Showy blue flower clusters topping the tall stems of African lily have captured gardeners’ hearts for years. However do you know that you could develop this dazzling magnificence indoors? African lilies develop splendidly in containers.
Get to Know Agapanthus africanus
Identified botanically as Agapanthus africanus, African lily is a clump-forming, perennial plant with lengthy, lance-shaped leaves. One uncommon selection is ‘Variegatus’, sporting striped leaves.
On the high of the tall flower stems are rounded umbels of showy, 6-petaled flowers. Every bloom is about 1-1/2″ (4 cm) lengthy. Although most African Lilies are blue, lavender or purple, ‘Albus’ has flower heads of pure white.
Give your plant loads of gentle. Some full solar is required to make this magnificence bloom. And when it does — a number of flower stems will burst with clouds of blue-hued blossoms all summer time.
This backyard favourite makes a great potted plant for the sunroom or any room that will get full daylight. Flip the pot every week to offer every aspect even gentle publicity.
Caring for African Lilies 12 months-Spherical
Pot ‘em up. Every plant sends up a number of leafless flower stems, surrounded by a fountain of lengthy, sword-shaped leaves and wishes room to develop. Plant rhizomes 1-inch (2.5 cm) deep. It is best to plant one per pot as a result of vegetation ultimately unfold out no less than 1 ft (30 cm) extensive.
Repot in spring solely when obligatory. This flowering plant blooms finest when pot-bound, so maintain the fleshy rhizome roots crowded within the container. Use a pot with drainage holes to forestall soggy soil.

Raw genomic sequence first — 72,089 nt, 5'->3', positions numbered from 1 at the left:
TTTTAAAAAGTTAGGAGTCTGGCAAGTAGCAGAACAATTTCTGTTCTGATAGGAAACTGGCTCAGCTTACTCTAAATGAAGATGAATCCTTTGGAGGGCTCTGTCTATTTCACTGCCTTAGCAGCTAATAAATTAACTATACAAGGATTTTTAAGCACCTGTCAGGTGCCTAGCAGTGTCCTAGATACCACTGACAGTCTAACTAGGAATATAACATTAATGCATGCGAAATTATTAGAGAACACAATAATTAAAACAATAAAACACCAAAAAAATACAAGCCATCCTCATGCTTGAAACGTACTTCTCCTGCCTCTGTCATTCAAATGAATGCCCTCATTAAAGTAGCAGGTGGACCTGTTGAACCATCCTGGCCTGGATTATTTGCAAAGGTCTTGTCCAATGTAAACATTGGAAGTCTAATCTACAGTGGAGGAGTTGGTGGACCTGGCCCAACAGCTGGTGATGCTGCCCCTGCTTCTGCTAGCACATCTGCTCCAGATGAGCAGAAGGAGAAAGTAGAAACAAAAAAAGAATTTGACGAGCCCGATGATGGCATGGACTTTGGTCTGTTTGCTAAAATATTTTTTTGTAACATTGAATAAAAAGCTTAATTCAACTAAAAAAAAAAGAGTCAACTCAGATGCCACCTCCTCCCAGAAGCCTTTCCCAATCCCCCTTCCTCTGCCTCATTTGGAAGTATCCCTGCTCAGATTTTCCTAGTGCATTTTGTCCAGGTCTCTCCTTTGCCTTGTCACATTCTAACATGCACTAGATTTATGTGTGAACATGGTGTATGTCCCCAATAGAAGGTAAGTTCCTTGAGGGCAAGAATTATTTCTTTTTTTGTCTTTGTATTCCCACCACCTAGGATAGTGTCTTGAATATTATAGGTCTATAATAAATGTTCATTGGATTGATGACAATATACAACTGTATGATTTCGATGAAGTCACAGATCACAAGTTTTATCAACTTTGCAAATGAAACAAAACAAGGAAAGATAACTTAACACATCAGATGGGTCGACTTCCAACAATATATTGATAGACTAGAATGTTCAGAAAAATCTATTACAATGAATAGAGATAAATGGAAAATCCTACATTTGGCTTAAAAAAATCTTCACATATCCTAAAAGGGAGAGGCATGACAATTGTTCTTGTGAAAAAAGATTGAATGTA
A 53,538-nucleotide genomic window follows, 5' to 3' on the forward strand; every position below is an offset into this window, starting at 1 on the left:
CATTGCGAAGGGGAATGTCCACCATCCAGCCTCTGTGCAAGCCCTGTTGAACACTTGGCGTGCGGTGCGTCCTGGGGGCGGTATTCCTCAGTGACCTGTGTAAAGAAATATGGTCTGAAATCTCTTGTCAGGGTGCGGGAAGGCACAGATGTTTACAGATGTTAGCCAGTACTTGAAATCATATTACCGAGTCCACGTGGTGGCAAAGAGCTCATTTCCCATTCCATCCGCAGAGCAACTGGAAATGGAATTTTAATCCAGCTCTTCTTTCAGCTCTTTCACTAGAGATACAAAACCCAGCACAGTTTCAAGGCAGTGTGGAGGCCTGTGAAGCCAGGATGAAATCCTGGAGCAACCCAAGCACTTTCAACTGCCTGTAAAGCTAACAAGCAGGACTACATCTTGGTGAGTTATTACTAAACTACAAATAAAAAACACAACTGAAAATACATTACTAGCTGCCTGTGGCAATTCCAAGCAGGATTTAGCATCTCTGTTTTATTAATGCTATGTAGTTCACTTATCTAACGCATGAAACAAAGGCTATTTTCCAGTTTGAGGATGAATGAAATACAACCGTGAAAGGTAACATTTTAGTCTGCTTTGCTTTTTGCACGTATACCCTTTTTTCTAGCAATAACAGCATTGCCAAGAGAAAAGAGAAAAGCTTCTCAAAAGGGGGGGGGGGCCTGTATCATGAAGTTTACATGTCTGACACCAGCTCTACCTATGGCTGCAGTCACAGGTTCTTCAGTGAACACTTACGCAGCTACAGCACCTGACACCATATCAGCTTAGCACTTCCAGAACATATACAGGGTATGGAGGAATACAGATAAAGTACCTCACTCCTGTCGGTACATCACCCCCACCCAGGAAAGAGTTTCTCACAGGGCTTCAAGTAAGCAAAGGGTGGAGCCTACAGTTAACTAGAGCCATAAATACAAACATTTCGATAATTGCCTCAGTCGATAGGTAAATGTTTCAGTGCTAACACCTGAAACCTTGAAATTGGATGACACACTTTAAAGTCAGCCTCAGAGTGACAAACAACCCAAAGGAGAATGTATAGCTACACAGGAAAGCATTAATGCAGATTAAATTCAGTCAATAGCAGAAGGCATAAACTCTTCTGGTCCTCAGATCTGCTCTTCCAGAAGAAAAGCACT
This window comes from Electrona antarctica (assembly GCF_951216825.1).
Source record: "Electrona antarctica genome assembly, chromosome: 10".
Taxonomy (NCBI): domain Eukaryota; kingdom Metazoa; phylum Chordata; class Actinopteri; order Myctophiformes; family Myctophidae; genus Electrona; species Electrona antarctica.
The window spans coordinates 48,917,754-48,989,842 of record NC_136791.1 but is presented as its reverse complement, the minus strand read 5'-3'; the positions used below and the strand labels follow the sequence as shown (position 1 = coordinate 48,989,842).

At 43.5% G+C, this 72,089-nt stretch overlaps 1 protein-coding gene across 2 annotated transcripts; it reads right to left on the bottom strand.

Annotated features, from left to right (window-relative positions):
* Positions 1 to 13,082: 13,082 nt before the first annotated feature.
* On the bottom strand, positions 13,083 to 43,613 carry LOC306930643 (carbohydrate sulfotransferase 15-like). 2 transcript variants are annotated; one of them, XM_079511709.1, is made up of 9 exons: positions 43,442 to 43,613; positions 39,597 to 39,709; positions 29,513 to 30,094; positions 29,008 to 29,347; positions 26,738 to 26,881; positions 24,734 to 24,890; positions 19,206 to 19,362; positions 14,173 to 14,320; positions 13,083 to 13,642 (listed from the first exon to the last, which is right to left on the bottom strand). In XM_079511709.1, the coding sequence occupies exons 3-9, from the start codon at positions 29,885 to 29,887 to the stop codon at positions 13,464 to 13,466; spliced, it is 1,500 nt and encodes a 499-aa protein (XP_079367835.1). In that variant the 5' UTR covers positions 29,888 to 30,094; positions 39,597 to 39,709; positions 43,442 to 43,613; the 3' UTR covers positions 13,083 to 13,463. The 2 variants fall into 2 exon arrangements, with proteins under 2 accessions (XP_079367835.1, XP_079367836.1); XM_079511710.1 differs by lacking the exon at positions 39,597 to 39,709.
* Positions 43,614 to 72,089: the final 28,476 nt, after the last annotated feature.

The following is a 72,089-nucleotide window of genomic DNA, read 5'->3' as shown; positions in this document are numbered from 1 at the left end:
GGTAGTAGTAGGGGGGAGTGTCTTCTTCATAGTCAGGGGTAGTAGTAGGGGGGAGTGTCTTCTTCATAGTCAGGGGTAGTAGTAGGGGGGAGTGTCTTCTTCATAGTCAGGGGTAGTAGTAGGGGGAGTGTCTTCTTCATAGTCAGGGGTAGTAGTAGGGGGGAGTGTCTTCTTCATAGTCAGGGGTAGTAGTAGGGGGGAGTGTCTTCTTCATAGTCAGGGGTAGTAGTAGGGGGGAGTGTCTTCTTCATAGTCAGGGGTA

Deadhead spent flower stems. After African Lily has completed blooming for the season, lower the flower stems close to the bottom of the plant. Keep in mind to at all times use sharp, clear pruners in your vegetation.
Questioning whether or not to chop African Lily again? Agapanthus africanus is an evergreen kind that does not want pruning. It may be left alone, until you need to lower off the occasional brown leaf to tidy it up.
Overwinter A. africanus in a sunny window. It is an evergreen and desires daylight all yr lengthy. African Lily will tolerate cool temperatures, however do not expose your plant to 50°F/10°C or decrease. Scale back watering throughout the winter months, however do not enable the soil to dry out. Cease fertilizing after flowering is over. In early spring, resume regular care.
For those who’ve by no means grown African lilies, give them a attempt. Rising these tender perennials indoors is simple and, with excellent care, you will take pleasure in their attractive flowers yr after yr.
African Lily Shopping for Suggestions
You may discover Agapanthus africanus on the market in spring and summer time in backyard facilities and practically year-round at some on-line nurseries.
Although most are blue, one cultivar ‘Albus’ is pure white. A dwarf selection exists — ‘Peter Pan’ solely reaches about 10 inches (25 cm) tall.
African Lily Care Suggestions
Origin: South Africa
Peak: 2-3 ft (60-90 cm)
Gentle: African lilies thrive in full daylight. If you do not get many blooms, transfer your plant to a sunnier location. Shifting African lily outdoor for the summer time will give it the daylight it wants.
Water: Water generously all through the rising season, preserving the soil evenly moist. Water sparingly after flowering is completed. It is a good suggestion to make use of a pot with drainage holes as a result of African Lily will not tolerate soggy soil. Yellow leaves are normally an indication of overwatering.
Humidity: Attempt to keep 40-50% relative humidity. Use a cool-mist room humidifier for finest outcomes.
Temperature: Common room temperatures 65-80°F/18-27°C. For those who scoot your container to the patio or porch for the summer time, don’t fret — it may possibly take the warmth. However carry it again indoors when the temperature drops…these tender perennials will solely tolerate temps as little as 50°F/10°C.
Soil: Good-quality, all-purpose potting combine
Fertilizer: Feed month-to-month in spring and summer time with a high-phosphorous water-soluble fertilizer.
Propagation: Divide vegetation in spring each 4 years or after they get too crowded. Sow African lily seeds in spring. Crops grown from seed might take 2 to three years to flower.